Review Summary: I Against I is high energy progressive punk rock, with touches of funk, jazz, reggae and heavy metal.
The average punk band starts off playing punk music. From there they usually progress their sound to something along the lines of emo, heavy metal, ska, electronic or what have you. The progressing of sound, in itself is an interesting concept. It usually results from the preferences of the individual band members and outside influences. Bad Brains is one of the rare punk bands that didn’t start out playing punk, which has set them apart and given them an extremely definitive sound.
Bad Brains started out playing jazz fusion, with various members having roots in reggae. Around the late 70s they grew aware of the punk rock movement, and they would never be the same again.
What do you get when you roll jazz, funk, reggae, and punk stylings into one record and light it up with the fresh fire of heavy metal? You get “I Against I”, the fourth official release of Bad Brains.
starts with lone drum pops, corresponding ring outs and the start n’stop slow motion metal they were starting to experiment with. Following, theirs what sounds like distant, static news radio chatter. I can’t tell what it says but it might as well be discussing how the following songs are going to smash your cerebellum and temporal lobes together, causing your brain to implode in your skull.
I Against I
, the title track holds up any pre expectations that anyone would have for title tracks. It starts with fast pounding drums that achieve a double bass pedal sound without the use of one. Theirs no real song structure, as it moves along in a metamorphosis of tempo changes, shredding chords, and the array of vocals that gives Bad Brains a special place in the hearts of hardcore fans.
House of Suffering
is catchy and will most likely get stuck in your head. Daryl Jennifer plays bass with blinding quickness and the hoarse screaming honestly terrifies me more than any other modern day hxc band or any other kind of music that contains the letter x in it’s genre.
is the perfect combination of every individual component of the song. The B, D, F#, A progression that slides and pinches, the cymbal heavy drum beat and that singing just ignites the song into the single heaviest Bad Brains track of all time and space. If the heartfelt lyrics don’t win over the lady it’s about, then Dr. Know’s six string intimacy will.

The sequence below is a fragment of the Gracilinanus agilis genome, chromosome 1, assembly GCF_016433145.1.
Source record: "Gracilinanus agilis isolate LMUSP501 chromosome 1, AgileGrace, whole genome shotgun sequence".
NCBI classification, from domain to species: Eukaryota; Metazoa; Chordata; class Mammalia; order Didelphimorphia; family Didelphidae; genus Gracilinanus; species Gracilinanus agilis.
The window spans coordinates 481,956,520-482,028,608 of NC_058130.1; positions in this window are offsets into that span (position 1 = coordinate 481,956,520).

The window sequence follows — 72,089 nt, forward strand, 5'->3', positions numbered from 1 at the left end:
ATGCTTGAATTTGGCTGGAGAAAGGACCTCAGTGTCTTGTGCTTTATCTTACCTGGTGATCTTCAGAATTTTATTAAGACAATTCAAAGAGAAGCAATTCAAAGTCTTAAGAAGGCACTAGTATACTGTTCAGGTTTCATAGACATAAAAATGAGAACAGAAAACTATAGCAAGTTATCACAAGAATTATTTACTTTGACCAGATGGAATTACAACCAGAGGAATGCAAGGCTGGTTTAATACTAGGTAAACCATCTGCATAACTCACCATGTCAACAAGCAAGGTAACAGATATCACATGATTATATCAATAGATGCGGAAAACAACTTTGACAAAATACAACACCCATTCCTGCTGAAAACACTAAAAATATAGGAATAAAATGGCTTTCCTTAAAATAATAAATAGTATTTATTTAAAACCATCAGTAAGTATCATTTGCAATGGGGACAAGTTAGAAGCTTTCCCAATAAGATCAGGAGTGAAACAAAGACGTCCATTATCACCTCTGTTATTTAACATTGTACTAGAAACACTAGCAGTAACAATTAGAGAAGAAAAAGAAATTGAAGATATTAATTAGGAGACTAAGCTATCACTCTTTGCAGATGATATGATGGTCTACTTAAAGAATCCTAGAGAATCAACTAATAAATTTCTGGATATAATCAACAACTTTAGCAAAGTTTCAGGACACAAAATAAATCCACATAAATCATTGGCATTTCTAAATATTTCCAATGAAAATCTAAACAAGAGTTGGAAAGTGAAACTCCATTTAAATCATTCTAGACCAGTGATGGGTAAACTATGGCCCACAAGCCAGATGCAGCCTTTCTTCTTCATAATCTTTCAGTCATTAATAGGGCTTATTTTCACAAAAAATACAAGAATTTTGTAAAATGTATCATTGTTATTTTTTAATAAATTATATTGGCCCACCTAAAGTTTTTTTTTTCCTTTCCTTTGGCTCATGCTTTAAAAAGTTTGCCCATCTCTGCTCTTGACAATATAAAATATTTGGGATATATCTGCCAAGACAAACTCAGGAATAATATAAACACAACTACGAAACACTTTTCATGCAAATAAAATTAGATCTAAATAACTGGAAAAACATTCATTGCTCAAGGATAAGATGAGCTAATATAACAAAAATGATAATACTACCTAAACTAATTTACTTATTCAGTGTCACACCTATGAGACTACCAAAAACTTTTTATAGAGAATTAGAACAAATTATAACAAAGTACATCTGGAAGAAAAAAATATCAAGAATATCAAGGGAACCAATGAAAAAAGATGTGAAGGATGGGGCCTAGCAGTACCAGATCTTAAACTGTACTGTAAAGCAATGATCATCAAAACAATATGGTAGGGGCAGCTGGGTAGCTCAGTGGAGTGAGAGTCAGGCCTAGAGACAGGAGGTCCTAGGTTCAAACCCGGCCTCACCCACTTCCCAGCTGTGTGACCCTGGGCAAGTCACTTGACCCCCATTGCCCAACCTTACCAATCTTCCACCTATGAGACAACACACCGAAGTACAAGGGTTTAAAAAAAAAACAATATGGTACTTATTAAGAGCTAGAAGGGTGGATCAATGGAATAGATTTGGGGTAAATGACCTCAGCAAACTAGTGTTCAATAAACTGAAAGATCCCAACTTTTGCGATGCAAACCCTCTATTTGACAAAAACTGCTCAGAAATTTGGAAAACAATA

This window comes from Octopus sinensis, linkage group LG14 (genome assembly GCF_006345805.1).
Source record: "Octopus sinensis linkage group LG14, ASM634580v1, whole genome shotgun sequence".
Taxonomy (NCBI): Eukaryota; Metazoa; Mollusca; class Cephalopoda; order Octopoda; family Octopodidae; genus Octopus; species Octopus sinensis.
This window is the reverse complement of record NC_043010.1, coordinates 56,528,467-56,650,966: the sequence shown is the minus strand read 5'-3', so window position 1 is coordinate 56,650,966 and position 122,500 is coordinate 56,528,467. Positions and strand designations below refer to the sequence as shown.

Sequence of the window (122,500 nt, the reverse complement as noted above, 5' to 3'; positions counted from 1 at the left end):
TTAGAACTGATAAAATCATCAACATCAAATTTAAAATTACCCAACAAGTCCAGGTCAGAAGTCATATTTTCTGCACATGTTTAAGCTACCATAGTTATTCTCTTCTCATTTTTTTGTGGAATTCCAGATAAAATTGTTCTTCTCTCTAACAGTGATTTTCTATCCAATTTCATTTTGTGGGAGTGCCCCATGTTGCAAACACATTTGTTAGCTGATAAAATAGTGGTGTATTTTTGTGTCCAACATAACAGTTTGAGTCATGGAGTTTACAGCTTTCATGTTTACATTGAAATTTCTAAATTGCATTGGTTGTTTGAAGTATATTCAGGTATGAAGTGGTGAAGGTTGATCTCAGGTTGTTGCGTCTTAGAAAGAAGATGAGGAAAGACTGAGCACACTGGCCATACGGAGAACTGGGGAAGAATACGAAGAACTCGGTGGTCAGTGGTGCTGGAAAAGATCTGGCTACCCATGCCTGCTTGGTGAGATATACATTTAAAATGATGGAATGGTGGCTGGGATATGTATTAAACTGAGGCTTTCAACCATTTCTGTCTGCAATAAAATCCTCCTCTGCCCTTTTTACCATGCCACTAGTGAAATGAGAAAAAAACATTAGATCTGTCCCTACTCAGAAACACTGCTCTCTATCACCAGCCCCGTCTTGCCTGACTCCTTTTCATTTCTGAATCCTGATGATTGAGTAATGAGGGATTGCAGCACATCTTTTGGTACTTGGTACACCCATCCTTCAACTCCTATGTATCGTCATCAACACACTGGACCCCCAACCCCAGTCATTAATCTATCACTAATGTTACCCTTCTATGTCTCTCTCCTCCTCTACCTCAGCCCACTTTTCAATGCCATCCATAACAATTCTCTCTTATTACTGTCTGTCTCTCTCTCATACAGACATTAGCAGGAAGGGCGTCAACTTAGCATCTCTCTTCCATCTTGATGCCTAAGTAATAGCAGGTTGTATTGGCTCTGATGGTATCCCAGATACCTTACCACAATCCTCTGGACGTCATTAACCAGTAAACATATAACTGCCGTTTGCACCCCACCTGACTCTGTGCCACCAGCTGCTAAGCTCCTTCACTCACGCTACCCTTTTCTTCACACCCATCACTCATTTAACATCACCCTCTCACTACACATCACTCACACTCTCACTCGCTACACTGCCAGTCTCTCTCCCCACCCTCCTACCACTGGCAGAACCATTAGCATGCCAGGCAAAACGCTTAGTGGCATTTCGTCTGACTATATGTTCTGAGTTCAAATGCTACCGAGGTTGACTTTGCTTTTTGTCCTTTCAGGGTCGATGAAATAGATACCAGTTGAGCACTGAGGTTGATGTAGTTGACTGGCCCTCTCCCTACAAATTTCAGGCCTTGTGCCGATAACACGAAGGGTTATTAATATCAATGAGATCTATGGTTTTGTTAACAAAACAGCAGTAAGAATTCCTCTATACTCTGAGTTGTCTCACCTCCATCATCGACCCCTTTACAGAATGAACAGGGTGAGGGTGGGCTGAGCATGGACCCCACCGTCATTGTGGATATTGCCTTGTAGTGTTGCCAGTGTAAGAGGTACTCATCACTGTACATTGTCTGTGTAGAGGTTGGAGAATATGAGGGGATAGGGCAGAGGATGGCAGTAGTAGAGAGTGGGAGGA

has an awesome intro that manages to make you think of espionage without anything sounding remotely similar to Mission Impossible or James Bond. The verses are pretty mellow and the chorus includes the most impressive drums I’ve heard in a Bad Brains song. The thump of the slap bass compliments Earl Hudson’s seemingly random percussion very effectively.
Let Me Help
has an Iron Maiden like tone to it plus brute background yelling. The solo really shows off some sweet high end. The punk shifts to something a little more Rastafarian with She’s Calling You
. It’s got a tight rhythm, steady palm mutes in the bridge and one of the catchiest hooks on “I Against I”.
Rumor has it that the vocals on Sacred Love
were recorded over the phone while H.R. was in prison. They defiantly sound like it, giving them an alluring effect. Unfortunately the story behind it is cooler than the song, which kind of falls flat.
Demonstrates more of the jazz fusion influences. The lyrics are recited like poetry, with airy less distorted guitar that toughens up the track in an outlandishly awesome solo. It kind of reminds me of the movie “Sin City”, because of its telling the tale of a hit man in a classy style that evokes images of gray cityscapes and film noir story telling. Return to Heaven
is one of the longer tracks. It starts with very melodious vocals that jump to funk punk where H.R gets pretty high pitched. The guitars chug under what could easily pass for classic hip hop rhymes.
Bad Brains proceeded to release more dub n’ reggae and a little more punk rock material.” I Against I” will always be a stand out album because it has the best balance of all of their diverse influences plus an underlying tinge of metal. They proved that you can blend rasta and punk without creating ska. You can combine jazz, funk and rock and not sound like the Red Hot Chili Peppers. Not an easy feat. There really aren’t any weak points on “I Against I”. Some songs aren’t as good as others, but each instrument is played to it’s strength and with total energy. The kinds of songs you’ll find on this album can be summarized into two types. What isn’t a hyperactive punk track is a mini progressive rock masterpiece, utilizing only the fundamental and primitive instruments of punk.